In recent years, it has become the norm to see children (or even adults) dressed as wizards, vampires or superheroes in the last week of October in Sweden as Halloween becomes bigger and bigger.
Now, shops want the rush to the stores to take advantage of Black Friday – the super sales event in the United States that marks the beginning of Christmas consumer season – to become an equally established transatlantic part of the Swedish calendar.
Traditionally the day after Thanksgiving in the US, Black Friday earned its name as the day that allowed retailers to operate at a profit (“in the black”, as opposed to “in the red”).
Such an opportunity appears to have been tempting for Swedish businesses, who have attempted to grow the tradition in just a few short years.
“We have seen that Black Friday has increased in recent years in Sweden, the traders have a tough time and want to seize every opportunity to boost sales,” Lena Larsson, chief executive of retail survey group HUI Research, told the TT newswire.
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Swedish online music store Cdon reports that they have increased sales on Black Friday year on year since it first came to Sweden in 2013.
“In 2014 we had around 1.4 million visits to the site in those 24 hours – the highest figures we have ever had. You can clearly tell that customers have taken the day to heart,” its chief executive, Magnus Fredin, told Swedish newspaper Svenska Dagbladet.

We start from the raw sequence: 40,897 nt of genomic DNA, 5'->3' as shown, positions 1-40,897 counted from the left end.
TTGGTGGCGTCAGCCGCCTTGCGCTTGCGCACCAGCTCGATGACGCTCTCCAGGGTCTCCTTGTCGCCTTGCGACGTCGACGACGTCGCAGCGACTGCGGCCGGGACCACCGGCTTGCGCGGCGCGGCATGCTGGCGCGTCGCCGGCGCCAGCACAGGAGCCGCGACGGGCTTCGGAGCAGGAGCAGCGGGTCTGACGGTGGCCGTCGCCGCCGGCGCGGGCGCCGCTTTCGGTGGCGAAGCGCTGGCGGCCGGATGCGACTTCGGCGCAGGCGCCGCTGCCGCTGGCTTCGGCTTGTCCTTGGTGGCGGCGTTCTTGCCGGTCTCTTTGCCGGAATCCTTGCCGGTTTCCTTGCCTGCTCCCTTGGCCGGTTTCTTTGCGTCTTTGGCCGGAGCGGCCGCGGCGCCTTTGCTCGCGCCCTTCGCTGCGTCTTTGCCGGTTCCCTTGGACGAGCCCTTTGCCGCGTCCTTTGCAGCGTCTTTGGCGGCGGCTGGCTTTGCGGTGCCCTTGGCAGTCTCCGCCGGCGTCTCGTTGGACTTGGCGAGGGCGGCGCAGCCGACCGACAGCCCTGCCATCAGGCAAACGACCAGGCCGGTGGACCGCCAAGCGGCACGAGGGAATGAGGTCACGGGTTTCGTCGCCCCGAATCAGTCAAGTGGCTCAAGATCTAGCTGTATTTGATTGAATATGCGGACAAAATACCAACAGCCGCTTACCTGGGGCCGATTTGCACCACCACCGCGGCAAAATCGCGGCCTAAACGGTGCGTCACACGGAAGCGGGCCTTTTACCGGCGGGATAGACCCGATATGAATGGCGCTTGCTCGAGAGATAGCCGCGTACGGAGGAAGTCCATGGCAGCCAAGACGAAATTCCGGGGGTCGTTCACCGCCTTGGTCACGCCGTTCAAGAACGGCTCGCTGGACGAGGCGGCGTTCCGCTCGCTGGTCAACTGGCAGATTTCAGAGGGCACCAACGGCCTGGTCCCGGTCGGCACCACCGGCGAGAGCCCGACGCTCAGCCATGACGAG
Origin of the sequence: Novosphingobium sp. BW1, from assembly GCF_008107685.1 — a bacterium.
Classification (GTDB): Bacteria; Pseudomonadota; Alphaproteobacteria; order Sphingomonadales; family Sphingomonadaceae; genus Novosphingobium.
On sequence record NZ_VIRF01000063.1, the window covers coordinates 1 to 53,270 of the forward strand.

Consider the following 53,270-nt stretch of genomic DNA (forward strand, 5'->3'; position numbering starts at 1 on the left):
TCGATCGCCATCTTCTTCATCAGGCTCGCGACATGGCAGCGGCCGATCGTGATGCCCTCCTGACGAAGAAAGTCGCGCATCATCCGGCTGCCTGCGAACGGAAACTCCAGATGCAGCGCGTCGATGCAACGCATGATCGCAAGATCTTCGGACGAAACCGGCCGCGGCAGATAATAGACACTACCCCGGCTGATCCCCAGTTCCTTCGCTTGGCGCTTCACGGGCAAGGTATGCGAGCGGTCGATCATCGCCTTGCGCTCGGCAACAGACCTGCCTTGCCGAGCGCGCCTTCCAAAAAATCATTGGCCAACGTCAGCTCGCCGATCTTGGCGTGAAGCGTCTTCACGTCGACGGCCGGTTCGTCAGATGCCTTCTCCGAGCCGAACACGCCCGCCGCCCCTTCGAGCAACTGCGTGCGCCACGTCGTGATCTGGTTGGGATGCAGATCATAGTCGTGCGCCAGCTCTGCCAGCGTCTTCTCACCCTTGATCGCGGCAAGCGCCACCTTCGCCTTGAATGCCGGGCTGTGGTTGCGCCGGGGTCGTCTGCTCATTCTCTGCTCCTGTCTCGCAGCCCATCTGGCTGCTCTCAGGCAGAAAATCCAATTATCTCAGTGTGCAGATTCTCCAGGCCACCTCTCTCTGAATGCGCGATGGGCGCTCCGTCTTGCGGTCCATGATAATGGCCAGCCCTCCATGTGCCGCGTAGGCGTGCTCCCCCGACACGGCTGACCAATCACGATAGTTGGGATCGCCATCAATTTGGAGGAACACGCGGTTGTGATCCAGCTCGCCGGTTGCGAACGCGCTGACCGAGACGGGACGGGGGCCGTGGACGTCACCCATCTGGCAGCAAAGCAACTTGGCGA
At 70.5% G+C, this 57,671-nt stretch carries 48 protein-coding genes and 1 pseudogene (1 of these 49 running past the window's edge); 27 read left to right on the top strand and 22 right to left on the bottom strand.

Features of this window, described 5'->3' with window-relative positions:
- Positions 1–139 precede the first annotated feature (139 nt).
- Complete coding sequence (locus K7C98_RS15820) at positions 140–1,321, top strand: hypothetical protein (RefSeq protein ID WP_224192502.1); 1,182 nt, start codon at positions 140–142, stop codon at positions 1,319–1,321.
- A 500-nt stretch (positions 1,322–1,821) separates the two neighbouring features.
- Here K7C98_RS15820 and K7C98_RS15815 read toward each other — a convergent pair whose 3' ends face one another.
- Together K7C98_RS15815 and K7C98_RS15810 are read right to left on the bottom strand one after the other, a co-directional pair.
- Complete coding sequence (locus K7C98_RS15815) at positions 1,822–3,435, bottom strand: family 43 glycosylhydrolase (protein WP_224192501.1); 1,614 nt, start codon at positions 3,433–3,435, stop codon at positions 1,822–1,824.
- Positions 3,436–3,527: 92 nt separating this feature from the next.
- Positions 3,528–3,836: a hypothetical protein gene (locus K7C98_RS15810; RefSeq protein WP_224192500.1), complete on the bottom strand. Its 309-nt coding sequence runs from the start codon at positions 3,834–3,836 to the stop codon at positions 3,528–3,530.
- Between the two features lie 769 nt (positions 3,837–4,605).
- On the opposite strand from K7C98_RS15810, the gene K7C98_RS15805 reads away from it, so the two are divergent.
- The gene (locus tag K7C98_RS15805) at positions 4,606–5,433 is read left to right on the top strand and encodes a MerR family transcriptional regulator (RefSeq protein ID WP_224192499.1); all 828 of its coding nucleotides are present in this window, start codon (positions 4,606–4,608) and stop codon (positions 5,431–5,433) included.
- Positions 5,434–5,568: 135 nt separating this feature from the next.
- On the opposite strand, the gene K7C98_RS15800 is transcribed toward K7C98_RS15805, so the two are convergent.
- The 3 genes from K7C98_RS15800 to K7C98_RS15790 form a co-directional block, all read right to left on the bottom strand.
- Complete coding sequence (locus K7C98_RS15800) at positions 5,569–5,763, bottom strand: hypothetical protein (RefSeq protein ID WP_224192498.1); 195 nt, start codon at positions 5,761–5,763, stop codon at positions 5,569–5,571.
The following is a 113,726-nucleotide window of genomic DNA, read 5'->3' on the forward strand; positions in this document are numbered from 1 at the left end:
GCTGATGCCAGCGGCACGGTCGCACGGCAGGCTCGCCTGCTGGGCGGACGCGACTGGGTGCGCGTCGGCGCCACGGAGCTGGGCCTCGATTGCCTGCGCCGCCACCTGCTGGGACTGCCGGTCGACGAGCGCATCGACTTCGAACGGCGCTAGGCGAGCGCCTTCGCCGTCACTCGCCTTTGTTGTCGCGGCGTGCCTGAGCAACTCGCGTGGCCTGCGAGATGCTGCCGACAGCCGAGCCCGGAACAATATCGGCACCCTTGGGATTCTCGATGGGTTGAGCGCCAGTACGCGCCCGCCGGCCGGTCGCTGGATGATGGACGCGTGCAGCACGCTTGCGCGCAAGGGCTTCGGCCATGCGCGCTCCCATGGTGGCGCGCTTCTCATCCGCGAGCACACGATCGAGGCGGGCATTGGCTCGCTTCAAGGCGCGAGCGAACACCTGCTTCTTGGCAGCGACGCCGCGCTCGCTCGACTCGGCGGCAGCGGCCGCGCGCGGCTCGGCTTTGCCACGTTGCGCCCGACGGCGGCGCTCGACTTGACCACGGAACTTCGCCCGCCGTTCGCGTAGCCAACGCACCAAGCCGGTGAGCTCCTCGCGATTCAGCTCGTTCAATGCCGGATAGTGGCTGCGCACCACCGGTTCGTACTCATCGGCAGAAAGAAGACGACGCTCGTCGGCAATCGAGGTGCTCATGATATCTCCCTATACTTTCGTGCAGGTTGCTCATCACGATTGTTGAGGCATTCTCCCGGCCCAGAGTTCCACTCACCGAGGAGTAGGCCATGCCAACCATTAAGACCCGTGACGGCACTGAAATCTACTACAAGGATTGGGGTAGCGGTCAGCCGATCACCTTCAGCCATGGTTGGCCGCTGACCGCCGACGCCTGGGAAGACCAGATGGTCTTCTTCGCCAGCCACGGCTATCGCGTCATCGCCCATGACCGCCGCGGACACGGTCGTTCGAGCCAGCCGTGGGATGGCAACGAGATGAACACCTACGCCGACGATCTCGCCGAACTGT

The popular day is also somewhat infamous in the US and increasingly Britain, where the frenzied consumer event usually prompts midnight stampedes by hordes of shoppers, often resulting in injuries.
But Per Kaufmann, head of German tech chain Media Markt, said that although the day is growing in popularity, Swedes still favour the more traditional sales between Christmas and New Year's Eve ('mellandagsrean'), which kicks off on Boxing Day.
“It is bigger and then you get a few people fighting for TV sets, so far more than on Black Friday. But don't forget that Black Friday is growing,” he told Svenska Dagbladet.
And ethnology professor Jonas Frykman does not believe the day will catch on in Sweden.
“No, I don't think so. Almost all holidays we celebrate revolve around children, like Christmas, Easter and Halloween. It's the children who legitimize our consumption,” he told TT.